Introduction: Build Your Own Djembe (and End Table)
Long ago I was a member of my high school's Drum Circle where we played African drums. As a college student, that's one of the things I miss most. So given my hobby of building musical instruments (marimba), the logical solution was to build my own djembe.
I could buy one. You can find a cheap one for around 200 US dollars. But what would be the fun in that?
Additionally, Percussionists are notoriously protective of our instruments (As all musicians should be). The problem is drums and mallet percussion instruments like the Marimba and Timpani are very large, very expensive, and about waist high. So other non-percussionists frequently mistake them for tables.
This Djembe is going to fix that problem by doubling as a table. This is an easy fix, all you have to do is place a glass top on it.
First you have to decide what "build" means to you. To me it means carve up a tree myself.
However, if you prefer you can buy ready made djembe shells from suppliers such as African Rhythm Traders. If this is the best option for you, you can skip the next few steps of the instructable. However this instructable will focus on making the shell, and I'll refer you to some other sources for tying the ring knots and verticals.
Teachers! Did you use this instructable in your classroom?
Add a Teacher Note to share how you incorporated it into your lesson.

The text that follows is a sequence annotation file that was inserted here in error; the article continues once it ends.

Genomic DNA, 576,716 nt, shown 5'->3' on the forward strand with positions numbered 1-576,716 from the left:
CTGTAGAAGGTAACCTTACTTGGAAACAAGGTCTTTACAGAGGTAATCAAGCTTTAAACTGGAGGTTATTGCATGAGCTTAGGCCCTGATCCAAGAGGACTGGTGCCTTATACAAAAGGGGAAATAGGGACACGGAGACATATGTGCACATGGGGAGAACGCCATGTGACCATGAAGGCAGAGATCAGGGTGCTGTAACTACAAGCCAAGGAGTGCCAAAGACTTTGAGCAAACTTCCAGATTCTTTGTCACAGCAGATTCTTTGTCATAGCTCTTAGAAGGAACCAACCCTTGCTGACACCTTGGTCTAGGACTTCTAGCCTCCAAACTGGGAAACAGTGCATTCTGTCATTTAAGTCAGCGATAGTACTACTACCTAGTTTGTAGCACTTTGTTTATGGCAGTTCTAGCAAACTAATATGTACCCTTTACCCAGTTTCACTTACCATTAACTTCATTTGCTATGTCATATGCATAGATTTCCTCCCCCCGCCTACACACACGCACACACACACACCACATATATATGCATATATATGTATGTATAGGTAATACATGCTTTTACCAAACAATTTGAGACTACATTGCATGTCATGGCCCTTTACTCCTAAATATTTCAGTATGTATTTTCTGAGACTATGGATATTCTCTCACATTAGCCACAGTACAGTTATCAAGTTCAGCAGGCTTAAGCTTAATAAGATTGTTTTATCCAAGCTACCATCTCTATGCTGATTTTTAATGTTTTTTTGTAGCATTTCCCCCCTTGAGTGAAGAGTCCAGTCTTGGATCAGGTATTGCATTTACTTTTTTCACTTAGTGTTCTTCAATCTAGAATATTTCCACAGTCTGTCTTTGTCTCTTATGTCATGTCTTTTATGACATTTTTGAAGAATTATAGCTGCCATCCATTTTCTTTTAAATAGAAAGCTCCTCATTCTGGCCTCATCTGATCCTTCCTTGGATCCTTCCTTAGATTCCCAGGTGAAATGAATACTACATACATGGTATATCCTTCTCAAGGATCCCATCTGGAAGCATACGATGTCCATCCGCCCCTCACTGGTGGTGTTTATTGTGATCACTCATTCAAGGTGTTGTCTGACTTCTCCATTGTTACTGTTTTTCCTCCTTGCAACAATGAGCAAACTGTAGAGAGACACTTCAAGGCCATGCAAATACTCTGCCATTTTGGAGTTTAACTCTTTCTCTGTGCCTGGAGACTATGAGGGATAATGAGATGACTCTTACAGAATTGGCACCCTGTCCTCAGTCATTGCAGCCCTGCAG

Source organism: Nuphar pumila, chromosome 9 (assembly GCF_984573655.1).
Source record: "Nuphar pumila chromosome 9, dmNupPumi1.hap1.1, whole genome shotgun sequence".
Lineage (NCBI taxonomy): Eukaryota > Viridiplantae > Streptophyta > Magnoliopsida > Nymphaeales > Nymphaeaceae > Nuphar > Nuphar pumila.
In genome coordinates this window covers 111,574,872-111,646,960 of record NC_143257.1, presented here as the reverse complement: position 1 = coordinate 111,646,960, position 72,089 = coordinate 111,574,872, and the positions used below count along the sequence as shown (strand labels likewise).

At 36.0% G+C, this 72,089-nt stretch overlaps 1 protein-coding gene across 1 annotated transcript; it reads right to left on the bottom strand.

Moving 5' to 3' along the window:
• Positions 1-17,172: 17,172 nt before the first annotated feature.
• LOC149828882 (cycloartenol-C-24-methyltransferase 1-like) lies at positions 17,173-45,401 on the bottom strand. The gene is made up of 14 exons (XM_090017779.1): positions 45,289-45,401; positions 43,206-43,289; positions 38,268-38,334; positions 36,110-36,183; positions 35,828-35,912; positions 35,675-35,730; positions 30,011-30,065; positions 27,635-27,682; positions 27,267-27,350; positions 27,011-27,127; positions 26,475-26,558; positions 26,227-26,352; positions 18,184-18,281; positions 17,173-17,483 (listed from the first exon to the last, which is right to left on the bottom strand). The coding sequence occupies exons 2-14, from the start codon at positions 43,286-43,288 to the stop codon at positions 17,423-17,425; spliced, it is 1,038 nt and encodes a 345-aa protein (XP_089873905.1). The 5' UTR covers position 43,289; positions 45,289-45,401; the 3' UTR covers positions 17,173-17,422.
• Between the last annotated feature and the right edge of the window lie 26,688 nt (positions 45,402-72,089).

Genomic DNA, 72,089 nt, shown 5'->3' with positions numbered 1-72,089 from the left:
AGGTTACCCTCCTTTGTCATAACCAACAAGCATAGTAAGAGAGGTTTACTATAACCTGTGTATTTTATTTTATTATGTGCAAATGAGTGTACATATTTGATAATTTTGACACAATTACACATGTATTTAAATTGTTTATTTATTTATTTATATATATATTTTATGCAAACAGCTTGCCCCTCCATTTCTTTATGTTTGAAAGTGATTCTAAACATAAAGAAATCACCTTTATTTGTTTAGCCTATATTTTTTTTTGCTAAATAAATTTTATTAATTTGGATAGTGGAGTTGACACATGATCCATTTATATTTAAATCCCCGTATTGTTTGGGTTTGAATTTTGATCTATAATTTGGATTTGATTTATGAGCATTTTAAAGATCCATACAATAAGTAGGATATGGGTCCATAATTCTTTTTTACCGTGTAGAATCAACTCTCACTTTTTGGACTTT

Step 1: Identifying a Tree
If you are going to carve up a tree to make your djembe, there are a few good things to look for.
In my search, I looked for a tree which had already fallen.
The advantage is, half the work is already done for you and the lumber has already started drying (more on that later). The disadvantage is worms. If the tree has been down for some time, worms will have already started decomposing the material by burrowing holes in the material. This can be fixed later, so don't let that scare you.
Regardless of the tree's condition, try to get material from as close to the base as possible. For one, the diameter is larger, which will allow for a larger drum. Two, the "heart" of the tree is bigger (see pictures). I suggest you section off 2 or 3, 40 inch lengths to make your drum out of. 40 inches leaves plenty of work room and the additional logs can be used to make more drums, or as backup material.
Step 2: Drying the Material
Once you have your logs, you'll need to stand them upright somewhere outside to air dry. If your wondering why this is so important, as wood dries it shrinks non-uniformly in all directions. So if you start carving too soon, you could end with a warped djembe. So here is your air drying checklist.
1. Protection from rain.
2. Raised off the ground (so air can get under the log).
3. Standing upright.
4. All tree bark removed.
Time could be anywhere from a week to three months depending on whether the tree was freshly fallen.
Step 3: Dimensioning and Carving
You should be able to get an idea about what kind of diameter you'll be getting out of your log. The drum diameter, waist diameter, and flue diameter all in ratios of 1 to 1/3 to 1/2 respectively. To figure out how tall your drum needs to be, look at this table. Alternatively, you could look here, to find some common dimensions of various African drums.
So to recap the dimensioning process:
Drum Diameter - diameter of your log
Waist Diameter - 1/3 of your drum diameter
Flue Diameter - 1/2 of your drum diameter
Height - dependent on preference and but usually twice the drum diameter.
With "ideal" dimensions in mind you can begin carving the log. How you go about this is up to you, but my preferred method is a chainsaw. I suggest you start with the flue, and carve the upper portion later. Remember you're just trying to get the general shape at this stage.